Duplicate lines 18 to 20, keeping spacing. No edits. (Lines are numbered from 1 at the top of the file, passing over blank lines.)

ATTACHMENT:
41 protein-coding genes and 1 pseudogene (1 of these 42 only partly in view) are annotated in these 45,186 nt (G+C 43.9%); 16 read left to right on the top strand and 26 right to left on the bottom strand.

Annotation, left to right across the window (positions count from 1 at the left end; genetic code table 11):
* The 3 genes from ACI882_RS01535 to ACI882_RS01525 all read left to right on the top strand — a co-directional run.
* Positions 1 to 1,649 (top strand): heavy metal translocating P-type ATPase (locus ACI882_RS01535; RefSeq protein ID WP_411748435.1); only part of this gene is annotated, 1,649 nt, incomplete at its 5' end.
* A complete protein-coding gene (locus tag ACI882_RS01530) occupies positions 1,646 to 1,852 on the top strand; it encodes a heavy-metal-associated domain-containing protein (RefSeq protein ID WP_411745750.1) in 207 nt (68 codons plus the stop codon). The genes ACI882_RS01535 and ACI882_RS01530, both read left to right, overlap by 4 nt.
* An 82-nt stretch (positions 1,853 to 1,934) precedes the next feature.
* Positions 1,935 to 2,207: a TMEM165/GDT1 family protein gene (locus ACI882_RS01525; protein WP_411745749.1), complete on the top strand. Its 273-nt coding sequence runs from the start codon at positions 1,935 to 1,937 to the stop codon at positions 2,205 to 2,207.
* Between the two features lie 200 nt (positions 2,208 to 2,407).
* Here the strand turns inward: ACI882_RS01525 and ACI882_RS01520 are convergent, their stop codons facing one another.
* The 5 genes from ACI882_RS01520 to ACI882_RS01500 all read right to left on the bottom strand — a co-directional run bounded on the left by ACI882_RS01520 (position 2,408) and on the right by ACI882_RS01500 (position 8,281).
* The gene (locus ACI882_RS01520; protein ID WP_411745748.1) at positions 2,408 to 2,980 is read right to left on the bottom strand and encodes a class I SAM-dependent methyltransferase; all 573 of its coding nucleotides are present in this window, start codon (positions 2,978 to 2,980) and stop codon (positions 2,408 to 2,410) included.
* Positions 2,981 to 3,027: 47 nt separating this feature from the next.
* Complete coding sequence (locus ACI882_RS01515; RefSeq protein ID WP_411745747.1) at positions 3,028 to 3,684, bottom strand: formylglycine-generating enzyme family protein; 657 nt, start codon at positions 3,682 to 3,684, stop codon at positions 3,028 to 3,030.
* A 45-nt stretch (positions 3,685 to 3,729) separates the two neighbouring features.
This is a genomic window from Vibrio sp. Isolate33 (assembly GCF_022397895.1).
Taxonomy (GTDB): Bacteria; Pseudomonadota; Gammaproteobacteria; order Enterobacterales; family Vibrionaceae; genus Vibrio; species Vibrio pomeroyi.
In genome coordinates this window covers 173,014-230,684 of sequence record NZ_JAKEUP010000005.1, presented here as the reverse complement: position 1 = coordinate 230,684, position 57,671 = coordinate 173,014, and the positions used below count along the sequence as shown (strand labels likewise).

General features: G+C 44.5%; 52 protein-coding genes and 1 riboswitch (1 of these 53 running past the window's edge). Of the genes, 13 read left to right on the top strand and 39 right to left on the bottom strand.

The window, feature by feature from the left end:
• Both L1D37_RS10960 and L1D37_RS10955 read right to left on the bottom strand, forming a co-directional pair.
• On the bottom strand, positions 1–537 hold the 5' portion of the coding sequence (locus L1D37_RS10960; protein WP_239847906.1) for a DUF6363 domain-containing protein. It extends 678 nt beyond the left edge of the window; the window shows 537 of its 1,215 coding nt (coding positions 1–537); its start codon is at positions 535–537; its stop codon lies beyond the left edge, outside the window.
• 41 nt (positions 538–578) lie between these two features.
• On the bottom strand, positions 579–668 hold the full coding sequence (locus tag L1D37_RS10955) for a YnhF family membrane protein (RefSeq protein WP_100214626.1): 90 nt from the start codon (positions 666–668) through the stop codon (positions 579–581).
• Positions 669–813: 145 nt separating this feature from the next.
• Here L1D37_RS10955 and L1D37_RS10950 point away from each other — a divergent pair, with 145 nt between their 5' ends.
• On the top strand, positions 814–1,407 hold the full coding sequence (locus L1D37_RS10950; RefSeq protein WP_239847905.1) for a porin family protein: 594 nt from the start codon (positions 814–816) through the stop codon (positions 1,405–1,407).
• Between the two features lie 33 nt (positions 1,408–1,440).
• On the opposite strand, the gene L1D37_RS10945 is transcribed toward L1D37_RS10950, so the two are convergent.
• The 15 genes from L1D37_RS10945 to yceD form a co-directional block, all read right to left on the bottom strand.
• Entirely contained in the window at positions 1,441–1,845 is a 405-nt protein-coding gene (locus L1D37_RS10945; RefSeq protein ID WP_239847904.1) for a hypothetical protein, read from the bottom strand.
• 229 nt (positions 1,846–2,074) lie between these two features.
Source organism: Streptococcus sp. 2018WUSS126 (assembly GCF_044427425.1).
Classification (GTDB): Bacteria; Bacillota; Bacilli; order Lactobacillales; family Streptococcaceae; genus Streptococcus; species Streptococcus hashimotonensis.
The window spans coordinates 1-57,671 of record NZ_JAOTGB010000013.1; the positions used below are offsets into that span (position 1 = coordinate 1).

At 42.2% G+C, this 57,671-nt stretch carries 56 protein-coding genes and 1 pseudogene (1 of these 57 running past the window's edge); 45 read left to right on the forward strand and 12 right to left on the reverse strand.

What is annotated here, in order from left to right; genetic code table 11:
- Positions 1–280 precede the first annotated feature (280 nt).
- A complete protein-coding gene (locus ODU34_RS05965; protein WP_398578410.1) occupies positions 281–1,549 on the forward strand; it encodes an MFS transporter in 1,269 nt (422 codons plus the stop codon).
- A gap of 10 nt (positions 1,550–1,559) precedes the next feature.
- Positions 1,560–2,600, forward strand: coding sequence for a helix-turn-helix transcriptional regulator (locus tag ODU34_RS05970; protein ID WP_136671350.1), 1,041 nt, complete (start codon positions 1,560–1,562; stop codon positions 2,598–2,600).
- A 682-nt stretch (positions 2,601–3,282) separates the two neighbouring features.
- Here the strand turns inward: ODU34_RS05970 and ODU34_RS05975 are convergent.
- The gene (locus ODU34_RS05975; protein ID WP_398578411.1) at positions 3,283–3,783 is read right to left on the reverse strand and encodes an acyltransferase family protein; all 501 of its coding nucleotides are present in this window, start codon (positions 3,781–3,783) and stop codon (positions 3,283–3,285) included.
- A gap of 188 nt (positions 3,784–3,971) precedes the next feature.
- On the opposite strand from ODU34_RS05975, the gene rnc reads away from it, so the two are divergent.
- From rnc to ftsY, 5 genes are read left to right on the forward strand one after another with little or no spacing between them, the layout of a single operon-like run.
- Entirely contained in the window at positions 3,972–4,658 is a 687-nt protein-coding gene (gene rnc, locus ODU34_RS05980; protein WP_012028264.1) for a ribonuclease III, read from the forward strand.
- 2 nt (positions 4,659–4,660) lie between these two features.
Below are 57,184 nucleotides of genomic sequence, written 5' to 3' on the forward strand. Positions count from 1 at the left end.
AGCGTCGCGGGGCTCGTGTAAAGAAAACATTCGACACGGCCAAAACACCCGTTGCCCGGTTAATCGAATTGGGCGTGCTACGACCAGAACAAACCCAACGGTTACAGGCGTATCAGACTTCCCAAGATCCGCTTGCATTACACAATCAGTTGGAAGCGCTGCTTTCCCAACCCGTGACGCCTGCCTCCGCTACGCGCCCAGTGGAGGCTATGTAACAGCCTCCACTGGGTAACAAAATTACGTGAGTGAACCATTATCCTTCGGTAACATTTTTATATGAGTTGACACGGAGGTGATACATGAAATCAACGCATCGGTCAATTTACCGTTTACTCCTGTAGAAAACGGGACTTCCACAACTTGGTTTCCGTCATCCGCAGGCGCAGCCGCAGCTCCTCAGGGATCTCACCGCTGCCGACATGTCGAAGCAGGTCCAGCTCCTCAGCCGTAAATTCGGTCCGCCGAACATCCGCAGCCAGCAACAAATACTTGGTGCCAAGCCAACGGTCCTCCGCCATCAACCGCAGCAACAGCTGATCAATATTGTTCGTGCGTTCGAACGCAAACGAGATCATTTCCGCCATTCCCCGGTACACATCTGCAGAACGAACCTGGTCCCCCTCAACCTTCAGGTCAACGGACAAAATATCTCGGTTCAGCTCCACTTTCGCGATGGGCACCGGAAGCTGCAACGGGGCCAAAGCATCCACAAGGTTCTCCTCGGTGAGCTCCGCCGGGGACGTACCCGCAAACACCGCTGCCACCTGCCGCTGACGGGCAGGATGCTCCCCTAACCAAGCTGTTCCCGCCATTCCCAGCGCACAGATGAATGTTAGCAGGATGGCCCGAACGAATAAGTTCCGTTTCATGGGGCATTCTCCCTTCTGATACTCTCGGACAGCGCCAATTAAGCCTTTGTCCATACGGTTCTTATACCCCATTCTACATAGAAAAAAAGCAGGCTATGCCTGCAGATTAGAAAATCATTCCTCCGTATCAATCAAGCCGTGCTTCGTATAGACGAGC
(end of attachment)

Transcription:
General features: G+C 44.5%; 52 protein-coding genes and 1 riboswitch (1 of these 53 running past the window's edge). Of the genes, 13 read left to right on the top strand and 39 right to left on the bottom strand.

The window, feature by feature from the left end:
• Both L1D37_RS10960 and L1D37_RS10955 read right to left on the bottom strand, forming a co-directional pair.